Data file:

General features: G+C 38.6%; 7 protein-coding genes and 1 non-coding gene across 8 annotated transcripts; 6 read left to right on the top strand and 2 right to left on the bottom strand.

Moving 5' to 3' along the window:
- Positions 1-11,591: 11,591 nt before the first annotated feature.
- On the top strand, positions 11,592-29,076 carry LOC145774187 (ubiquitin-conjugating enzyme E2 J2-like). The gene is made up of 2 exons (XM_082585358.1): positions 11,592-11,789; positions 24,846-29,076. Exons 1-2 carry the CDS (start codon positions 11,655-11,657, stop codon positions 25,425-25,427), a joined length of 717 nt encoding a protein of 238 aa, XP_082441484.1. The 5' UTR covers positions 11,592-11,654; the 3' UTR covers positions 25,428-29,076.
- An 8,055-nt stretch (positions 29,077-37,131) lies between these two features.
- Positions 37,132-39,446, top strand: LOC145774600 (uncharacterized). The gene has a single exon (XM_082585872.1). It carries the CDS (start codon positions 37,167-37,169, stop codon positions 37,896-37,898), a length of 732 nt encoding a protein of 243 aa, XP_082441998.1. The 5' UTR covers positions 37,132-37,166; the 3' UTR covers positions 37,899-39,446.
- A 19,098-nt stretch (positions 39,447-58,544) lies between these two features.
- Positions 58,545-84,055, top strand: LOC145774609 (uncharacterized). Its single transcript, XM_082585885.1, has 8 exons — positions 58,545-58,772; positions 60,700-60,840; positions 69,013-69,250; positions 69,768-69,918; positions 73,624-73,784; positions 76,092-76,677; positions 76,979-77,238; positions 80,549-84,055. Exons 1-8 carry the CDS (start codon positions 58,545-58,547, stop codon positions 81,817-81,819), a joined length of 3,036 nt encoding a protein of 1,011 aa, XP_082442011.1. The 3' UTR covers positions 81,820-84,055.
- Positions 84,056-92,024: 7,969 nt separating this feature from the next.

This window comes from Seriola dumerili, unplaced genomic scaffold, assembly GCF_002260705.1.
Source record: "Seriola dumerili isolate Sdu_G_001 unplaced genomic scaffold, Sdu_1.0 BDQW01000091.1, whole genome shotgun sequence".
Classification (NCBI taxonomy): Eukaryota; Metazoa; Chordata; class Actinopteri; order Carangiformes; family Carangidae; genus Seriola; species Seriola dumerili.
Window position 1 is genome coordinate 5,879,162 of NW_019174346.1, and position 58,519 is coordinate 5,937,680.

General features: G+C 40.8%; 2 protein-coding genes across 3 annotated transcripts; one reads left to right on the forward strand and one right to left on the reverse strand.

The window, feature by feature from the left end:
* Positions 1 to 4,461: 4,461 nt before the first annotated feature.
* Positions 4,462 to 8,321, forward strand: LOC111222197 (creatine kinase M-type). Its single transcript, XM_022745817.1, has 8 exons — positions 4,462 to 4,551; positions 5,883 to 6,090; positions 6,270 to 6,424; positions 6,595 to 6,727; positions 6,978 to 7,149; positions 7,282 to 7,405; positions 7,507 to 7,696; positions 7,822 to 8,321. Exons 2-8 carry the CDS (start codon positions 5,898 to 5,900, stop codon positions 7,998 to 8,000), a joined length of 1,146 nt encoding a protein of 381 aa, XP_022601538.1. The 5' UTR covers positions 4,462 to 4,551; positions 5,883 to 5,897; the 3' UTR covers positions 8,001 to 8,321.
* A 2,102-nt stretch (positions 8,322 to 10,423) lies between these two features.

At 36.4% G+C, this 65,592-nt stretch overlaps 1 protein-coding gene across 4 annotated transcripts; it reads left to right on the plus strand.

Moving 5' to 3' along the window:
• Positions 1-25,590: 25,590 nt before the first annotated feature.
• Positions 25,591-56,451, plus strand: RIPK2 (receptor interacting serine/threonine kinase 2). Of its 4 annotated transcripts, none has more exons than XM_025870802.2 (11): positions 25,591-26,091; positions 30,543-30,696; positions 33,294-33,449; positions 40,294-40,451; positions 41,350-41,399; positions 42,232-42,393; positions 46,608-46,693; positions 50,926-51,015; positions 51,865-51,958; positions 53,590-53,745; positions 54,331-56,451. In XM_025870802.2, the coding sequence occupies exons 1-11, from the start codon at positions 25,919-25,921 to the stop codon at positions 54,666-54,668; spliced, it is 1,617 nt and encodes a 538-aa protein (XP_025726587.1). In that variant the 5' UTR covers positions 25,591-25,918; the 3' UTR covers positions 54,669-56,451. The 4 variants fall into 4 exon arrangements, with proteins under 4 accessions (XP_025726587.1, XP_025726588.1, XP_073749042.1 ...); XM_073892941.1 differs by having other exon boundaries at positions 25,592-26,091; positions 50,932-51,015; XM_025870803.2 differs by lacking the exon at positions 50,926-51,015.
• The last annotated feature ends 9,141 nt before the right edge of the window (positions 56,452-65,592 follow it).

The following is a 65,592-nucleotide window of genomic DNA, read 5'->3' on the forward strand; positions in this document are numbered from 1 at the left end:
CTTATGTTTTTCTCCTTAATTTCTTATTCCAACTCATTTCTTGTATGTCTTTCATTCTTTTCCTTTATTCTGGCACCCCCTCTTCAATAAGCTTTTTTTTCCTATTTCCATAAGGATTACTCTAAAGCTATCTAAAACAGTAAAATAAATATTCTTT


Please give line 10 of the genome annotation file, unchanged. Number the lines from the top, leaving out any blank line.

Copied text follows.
This window comes from Seriola dumerili, unplaced genomic scaffold, assembly GCF_002260705.1.